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I'm looking for some enlightenment / validation on the best way to approach this problem.

I've several measurement devices that are connected to a computer (call it the "main" computer) using Ethernet cables and a simple switch. That computer then responds to data requests from other computers in the same LAN, using a specific protocol, on a specific port, and sends that data (originated from the measurement devices) back to those computers using the same protocol and port. To clarify, the other computers never communicate directly with the measurement devices and only get data from the "main" computer. The problem is that in some locations, due to some rigorous security options that I've no access to, there is only one LAN IP address and one network cable/port available to connect the measurement devices and the main computer.

Since the main computer acts as a link between the other computers in the network and the measurement equipments, I'm thinking that this could be solvable using NAT and Port Forwarding: get a router, connect the available LAN cable to it's WAN port, and set it up to use the only available LAN IP as it's WAN IP. Then connect the main computer and measurement devices to the router (directly or using a switch) in order to create a subnetwork managed by the router, and have it forward all requests on the protocol port to the "main" computer.

Now there are a few things in this configuration that I'm not sure will work, namely using a LAN IP as a WAN IP, and would appreciate input from someone with more knowledge.

The Main computer runs Windows 10 Pro, and I'm also wondering if the computer could act as the router (meaning adding NAT capabilities to Windows 10) instead of adding an actual router to the configuration, which might be a bit of an overkill for what is needed.

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  • Can you add a simple diagram? When you only have one port, do you plug it into the switch or the main PC, and does the main PC have two ports? You will not need NAT or port forwarding if the other computers don't connect directly to the measurement devices.
    – Cpt.Whale
    Oct 18, 2023 at 18:10
  • Thank you for your reply. I'll add a diagram later, but to clarify, the issue is not really having only one port available (that would be solvable using a switch), the issue is having only one LAN IP address available for the main computer + X measuring devices (there's no DHCP, and all IPs are manually assigned). At the moment when that happens the data is just dumped to a file on the main computer and then that file is sent to the other computers via e-mail, pen drive, sd card, etc. Oct 19, 2023 at 12:03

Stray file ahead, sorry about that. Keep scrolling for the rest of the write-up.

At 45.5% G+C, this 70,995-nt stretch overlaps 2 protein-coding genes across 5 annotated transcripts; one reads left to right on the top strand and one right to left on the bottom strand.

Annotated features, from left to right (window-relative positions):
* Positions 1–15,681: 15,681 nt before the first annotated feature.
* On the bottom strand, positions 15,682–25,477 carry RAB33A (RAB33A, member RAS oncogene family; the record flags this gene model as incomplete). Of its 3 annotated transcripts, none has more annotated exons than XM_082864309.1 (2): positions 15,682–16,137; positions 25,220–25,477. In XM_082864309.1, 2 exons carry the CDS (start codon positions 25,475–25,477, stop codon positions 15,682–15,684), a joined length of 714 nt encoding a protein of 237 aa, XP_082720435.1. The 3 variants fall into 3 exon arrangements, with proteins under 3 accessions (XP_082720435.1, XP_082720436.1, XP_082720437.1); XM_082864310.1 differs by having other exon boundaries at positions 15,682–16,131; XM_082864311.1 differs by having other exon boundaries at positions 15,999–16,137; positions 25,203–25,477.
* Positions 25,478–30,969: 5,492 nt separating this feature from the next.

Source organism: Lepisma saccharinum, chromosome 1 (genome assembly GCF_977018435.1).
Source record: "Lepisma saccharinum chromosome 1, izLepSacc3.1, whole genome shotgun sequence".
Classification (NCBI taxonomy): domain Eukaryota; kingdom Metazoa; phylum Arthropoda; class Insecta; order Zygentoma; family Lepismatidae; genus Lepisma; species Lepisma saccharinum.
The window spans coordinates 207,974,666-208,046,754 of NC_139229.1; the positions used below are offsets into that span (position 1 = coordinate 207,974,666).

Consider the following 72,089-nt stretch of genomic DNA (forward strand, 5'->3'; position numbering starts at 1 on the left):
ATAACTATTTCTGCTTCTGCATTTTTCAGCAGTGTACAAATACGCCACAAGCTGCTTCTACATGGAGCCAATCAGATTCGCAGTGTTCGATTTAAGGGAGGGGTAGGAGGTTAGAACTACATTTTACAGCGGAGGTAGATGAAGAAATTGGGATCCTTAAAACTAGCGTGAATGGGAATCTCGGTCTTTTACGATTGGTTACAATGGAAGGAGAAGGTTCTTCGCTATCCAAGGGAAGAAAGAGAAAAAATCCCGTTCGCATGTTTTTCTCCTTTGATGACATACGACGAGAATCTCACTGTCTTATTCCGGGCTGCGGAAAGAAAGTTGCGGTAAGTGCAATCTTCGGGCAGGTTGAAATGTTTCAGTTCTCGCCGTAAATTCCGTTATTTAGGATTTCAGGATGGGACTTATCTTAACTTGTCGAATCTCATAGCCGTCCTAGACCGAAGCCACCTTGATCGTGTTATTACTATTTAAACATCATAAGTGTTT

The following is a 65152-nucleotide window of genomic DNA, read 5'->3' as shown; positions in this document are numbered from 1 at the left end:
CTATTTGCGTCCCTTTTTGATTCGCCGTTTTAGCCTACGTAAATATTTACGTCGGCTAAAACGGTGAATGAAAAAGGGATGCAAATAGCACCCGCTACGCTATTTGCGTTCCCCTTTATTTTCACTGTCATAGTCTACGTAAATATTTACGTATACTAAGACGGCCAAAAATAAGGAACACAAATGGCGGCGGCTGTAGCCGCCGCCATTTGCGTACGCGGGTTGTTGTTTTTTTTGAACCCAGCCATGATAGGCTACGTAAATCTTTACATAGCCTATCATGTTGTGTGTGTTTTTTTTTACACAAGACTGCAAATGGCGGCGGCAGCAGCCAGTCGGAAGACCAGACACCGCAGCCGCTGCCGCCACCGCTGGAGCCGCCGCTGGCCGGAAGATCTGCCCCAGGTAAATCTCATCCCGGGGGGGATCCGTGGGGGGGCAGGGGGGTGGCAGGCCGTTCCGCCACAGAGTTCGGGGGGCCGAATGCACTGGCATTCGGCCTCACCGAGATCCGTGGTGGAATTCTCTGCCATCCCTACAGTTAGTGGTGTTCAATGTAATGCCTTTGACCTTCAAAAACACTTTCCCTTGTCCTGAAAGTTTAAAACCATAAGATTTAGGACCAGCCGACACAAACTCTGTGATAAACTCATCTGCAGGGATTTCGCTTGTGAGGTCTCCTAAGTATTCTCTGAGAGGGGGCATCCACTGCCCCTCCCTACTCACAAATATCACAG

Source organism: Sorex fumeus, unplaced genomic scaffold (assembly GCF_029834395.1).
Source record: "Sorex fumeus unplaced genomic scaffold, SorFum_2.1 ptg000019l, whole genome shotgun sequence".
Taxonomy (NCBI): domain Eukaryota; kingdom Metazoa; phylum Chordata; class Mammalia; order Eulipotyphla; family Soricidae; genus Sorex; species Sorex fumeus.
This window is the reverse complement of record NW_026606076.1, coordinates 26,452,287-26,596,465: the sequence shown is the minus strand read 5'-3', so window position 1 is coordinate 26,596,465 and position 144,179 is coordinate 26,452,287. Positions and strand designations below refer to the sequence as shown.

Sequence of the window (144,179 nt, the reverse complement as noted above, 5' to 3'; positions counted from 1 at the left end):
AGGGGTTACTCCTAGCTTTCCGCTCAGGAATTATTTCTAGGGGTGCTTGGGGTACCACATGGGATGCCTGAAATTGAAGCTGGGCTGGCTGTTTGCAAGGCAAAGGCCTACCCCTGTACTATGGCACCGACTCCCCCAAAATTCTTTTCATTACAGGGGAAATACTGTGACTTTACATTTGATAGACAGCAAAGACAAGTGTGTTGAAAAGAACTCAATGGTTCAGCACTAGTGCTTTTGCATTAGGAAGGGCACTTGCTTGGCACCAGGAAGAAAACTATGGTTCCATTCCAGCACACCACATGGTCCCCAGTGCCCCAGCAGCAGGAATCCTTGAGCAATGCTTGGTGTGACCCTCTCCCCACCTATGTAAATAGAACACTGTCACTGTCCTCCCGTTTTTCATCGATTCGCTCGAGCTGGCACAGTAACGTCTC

• If the measurement devices don't need to connect out to the internet/*through* the main PC, then you can just assign them to any private network IP like 172.17.0.X. Give the main PC an additional IP in the same subnet, and they'll be able to communicate directly just fine without additional configuration
    – Cpt.Whale
    Oct 19, 2023 at 14:06

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Yes, that's exactly what NAT is for.

Yes, you could use a dedicated router, even the cheapest consumer home gateway router, to do this.

Yes, you could use Windows' built-in Internet Connection Sharing feature to make your Windows box act as the NAT gateway.

Yes, a NAT gateway can have RFC 1918 private subnets on both its LAN and WAN sides. They need to be different subnets though, but since you're in control of the NAT gateway you're setting up, you can always pick a different subnet for the LAN side of your NAT, different than whatever subnet is in use on the larger LAN that you're connecting it to.

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  • This answer appears to me to be helpful here. +1
    – John
    Oct 18, 2023 at 18:46
  • Thank you for your reply, and for validating some of the doubts I had. Regarding the different subnets, I've seen wireless routers that don't allow LAN IPs on the WAN settings, from your answer I'm guessing this should not be the norm? Also, I've checked Windows Internet Connection Sharing. It seems that it basically turns Windows 10 into a Wi-Fi Hotspot, and I'm looking for a cabled solution. Oct 19, 2023 at 12:21

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